During the Hiland High School Honors and Scholarship Banquet on Saturday, May 15, at Carlisle Inn Walnut Creek, Hershberger shared about the importance of remembering the man called Coach, and the value that has been created by the Perry Reese Jr. Memorial Scholarship.
"I had a freshman walk into my office, look at Perry's picture on the filing cabinet and ask who it was," said Hershberger, as he addressed the crowd. "That kind of threw me for a little bit of a zinger. I kind of assumed that everyone knew Coach Reese. I started thinking about it, and I realized that it is going to be 10 years (since he passed away in November 2000.) We don't want to forget."
So Hershberger used his time at the microphone to talk about Reese's scholarship, which has been used for the past decade to provide $1,000, four-year renewable scholarships to two students, one a senior, the other a student who needed financial aid to go to college.
Hershberger said that following Reese's diagnosis of cancer, he spoke a great deal about using his money in some way for the kids. From the very first day Reese came to Holmes County, a black man in a seemingly foreign country, he left little doubt that he was and always would be about taking care of the youth and helping them grow as people.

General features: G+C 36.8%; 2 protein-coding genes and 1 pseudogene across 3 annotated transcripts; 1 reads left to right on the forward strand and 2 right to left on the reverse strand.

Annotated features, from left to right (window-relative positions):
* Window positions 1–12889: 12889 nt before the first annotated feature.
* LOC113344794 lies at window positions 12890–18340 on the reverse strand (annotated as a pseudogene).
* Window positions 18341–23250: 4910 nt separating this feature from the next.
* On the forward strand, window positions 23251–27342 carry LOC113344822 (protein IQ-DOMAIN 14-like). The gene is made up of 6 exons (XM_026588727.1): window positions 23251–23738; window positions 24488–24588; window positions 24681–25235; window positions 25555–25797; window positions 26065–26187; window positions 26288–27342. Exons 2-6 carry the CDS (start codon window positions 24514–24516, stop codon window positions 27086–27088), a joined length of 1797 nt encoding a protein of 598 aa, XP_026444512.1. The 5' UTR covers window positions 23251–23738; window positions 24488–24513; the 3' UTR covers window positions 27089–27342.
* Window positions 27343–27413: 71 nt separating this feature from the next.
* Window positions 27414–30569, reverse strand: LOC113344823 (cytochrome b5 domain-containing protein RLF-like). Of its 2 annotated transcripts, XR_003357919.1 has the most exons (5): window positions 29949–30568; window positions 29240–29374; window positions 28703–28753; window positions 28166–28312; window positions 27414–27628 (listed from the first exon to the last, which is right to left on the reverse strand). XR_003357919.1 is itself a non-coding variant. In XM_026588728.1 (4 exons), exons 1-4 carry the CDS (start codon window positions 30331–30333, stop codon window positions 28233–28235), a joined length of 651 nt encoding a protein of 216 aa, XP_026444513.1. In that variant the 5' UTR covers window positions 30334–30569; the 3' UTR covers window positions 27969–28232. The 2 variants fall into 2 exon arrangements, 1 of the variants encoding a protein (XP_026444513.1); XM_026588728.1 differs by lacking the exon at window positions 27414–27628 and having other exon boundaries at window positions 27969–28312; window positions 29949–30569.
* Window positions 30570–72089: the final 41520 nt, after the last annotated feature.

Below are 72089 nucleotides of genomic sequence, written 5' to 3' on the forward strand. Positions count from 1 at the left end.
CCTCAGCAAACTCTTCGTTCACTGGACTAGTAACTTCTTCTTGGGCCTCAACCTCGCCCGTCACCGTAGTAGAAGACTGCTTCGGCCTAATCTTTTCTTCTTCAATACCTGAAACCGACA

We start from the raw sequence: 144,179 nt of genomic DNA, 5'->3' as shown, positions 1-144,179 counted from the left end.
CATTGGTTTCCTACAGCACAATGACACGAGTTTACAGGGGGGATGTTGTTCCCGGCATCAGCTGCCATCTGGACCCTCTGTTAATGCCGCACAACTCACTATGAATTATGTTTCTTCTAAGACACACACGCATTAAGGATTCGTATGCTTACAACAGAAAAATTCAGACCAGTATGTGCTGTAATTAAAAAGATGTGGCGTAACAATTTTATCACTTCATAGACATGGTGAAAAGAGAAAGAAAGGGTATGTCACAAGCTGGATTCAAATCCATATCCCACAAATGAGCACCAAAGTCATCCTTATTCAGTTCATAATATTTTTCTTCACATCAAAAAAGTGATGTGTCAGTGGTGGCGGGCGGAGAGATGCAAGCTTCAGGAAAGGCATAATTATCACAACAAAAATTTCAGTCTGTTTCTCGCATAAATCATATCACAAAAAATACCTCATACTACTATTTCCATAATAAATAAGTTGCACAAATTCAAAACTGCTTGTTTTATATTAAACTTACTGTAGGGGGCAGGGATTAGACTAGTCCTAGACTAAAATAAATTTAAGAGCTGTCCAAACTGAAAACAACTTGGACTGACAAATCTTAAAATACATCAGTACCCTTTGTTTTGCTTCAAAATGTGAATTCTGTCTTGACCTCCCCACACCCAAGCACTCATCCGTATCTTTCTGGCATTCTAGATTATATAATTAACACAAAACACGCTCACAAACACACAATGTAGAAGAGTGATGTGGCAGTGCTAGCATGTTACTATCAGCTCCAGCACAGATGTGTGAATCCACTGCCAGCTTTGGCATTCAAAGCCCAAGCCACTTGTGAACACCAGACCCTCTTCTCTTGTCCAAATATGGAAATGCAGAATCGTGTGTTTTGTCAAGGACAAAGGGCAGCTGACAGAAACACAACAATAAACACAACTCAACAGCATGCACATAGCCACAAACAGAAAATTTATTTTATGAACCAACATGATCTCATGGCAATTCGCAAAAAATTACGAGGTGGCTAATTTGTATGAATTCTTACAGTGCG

"All Coach talked about was how he wanted to use the money he had left to help the kids," said Hershberger. "That's all that mattered to him."
Once they were finally able to establish the idea of a scholarship, between Reese's savings and the community diving into the scholarship idea wholeheartedly, the fund began to grow, to the point where the interest it was earning was creating even more scholarships.
The fund currently stands at $219,000, and the school has now provided 20 scholarships in Reese's name. "That just blows me away," said Hershberger. "That's $80,000 worth of scholarships.
"And there's a lot of people in this room tonight who have donated to Perry's scholarship, and I think that is one of the neatest things we can do, to almost make it feel like we are still in contact with Coach and carrying on the legacy he created here.
"That question just really got to me the other day. To think that today's younger students didn't know Perry Reese is heartbreaking, and I feel sorry for them, because they missed out on an amazing person and a great opportunity."
Hiland senior basketball player Jordan Miller and classmate and super-fan Caleb Hawkins recently became the newest in a growing list of Hiland graduates that have benefited from Reese's caring and generosity.
"It feels like we are losing the memory of Perry, and all he's done for our community," said Hershberger, summarizing what Reese meant to the community, even in death. "I don't ever want to lose that. What he has done and what he left is unbelievable."